Churches in the light of Covid, Seasonal Flu and the Common Cold

The Christian Community

God of heaven and earth,
in these times of isolation, apart from loved ones
distant from friends, away from neighbours
we thank you that there is nothing in all of creation,
that is able to separate us from your love.
And may that love which never fails continue to be shared
through the kindness of strangers looking out for each other,
for neighbours near and far all recognising our shared vulnerability, grateful for every breath, and desiring a full and healthy life for all.
Enfold all your children in your loving embrace.
We ask this through Jesus Christ your Son, our Lord. Amen.

A Christian Community gathering for worship, prayer and fellowship is as old as Christianity itself and something we all cherish and value. The Corona Virus pandemic has had many effects on our lives and the way we interact with each other. We’ve yet to see the full implications of the direct effects in relation to health and the indirect effects in relation to different groups in our society. One thing is certain, that how we meet and how we use our Church buildings and other places of worship needs to be carefully reviewed in order to ensure that we don’t put one another at risk.

Our Liturgies quote Matthew’s Gospel (22:37-40) in saying

Our Lord Jesus Christ said: The first commandment is this: ‘Hear, O Israel, the Lord our God is the only Lord. You shall love the Lord your God with all your heart, with all your soul, with all your mind and with all Your strength.’ The second is this: “Love your neighbour as yourself.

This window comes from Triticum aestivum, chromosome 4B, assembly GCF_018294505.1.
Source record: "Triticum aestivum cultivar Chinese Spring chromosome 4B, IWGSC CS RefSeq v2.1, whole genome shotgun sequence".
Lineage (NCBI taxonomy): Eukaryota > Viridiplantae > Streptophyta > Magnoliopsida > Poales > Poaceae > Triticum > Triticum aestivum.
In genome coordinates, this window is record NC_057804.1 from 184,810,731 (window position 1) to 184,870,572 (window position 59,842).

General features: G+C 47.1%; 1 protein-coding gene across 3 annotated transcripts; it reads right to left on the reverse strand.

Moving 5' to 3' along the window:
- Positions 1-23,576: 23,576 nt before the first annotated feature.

An oft quoted Covid prayer draws on this when it says: “We are not people who protect our own safety: we are people who protect our neighbours’ safety.” However, as our Governments have made clear, an important part of how we protect our neighbour, is through our own behaviour. As our Bishops also pointed out in relation to closing our churches, “we do this not out of fear but out of love”.

Many of the precautions that we need to take as a result of the Covid-19 Pandemic, are ones that we should have been taking in the past to protect each other from Seasonal Flu, the Common Cold and the other respiratory infections that can have such a devastating effect on the elderly, the vulnerable and those in poor health.

What we need to keep uppermost in our minds, is that all that we do must be grounded in prayer and guided by the desire to provide spaces and communities where people can be present to God and God to them, where people feel able to pray and where we can all learn to pray that little bit better.